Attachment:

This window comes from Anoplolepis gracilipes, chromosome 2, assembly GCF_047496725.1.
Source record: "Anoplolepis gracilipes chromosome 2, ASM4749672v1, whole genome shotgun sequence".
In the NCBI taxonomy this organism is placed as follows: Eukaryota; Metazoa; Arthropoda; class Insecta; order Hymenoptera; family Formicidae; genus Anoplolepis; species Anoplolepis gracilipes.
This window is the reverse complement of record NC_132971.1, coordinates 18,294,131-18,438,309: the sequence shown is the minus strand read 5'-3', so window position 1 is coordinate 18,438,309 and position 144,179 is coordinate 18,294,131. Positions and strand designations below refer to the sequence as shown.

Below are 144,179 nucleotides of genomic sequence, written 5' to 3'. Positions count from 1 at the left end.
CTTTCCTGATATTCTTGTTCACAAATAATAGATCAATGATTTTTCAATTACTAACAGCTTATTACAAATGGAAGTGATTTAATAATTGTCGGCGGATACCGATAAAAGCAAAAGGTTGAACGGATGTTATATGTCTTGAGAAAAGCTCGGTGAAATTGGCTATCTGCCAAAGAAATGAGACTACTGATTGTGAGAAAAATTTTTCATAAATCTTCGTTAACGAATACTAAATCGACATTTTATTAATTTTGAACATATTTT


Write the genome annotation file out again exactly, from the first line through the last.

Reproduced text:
This window comes from Anoplolepis gracilipes, chromosome 2, assembly GCF_047496725.1.
Source record: "Anoplolepis gracilipes chromosome 2, ASM4749672v1, whole genome shotgun sequence".
In the NCBI taxonomy this organism is placed as follows: Eukaryota; Metazoa; Arthropoda; class Insecta; order Hymenoptera; family Formicidae; genus Anoplolepis; species Anoplolepis gracilipes.
This window is the reverse complement of record NC_132971.1, coordinates 18,294,131-18,438,309: the sequence shown is the minus strand read 5'-3', so window position 1 is coordinate 18,438,309 and position 144,179 is coordinate 18,294,131. Positions and strand designations below refer to the sequence as shown.

Below are 144,179 nucleotides of genomic sequence, written 5' to 3'. Positions count from 1 at the left end.
CTTTCCTGATATTCTTGTTCACAAATAATAGATCAATGATTTTTCAATTACTAACAGCTTATTACAAATGGAAGTGATTTAATAATTGTCGGCGGATACCGATAAAAGCAAAAGGTTGAACGGATGTTATATGTCTTGAGAAAAGCTCGGTGAAATTGGCTATCTGCCAAAGAAATGAGACTACTGATTGTGAGAAAAATTTTTCATAAATCTTCGTTAACGAATACTAAATCGACATTTTATTAATTTTGAACATATTTT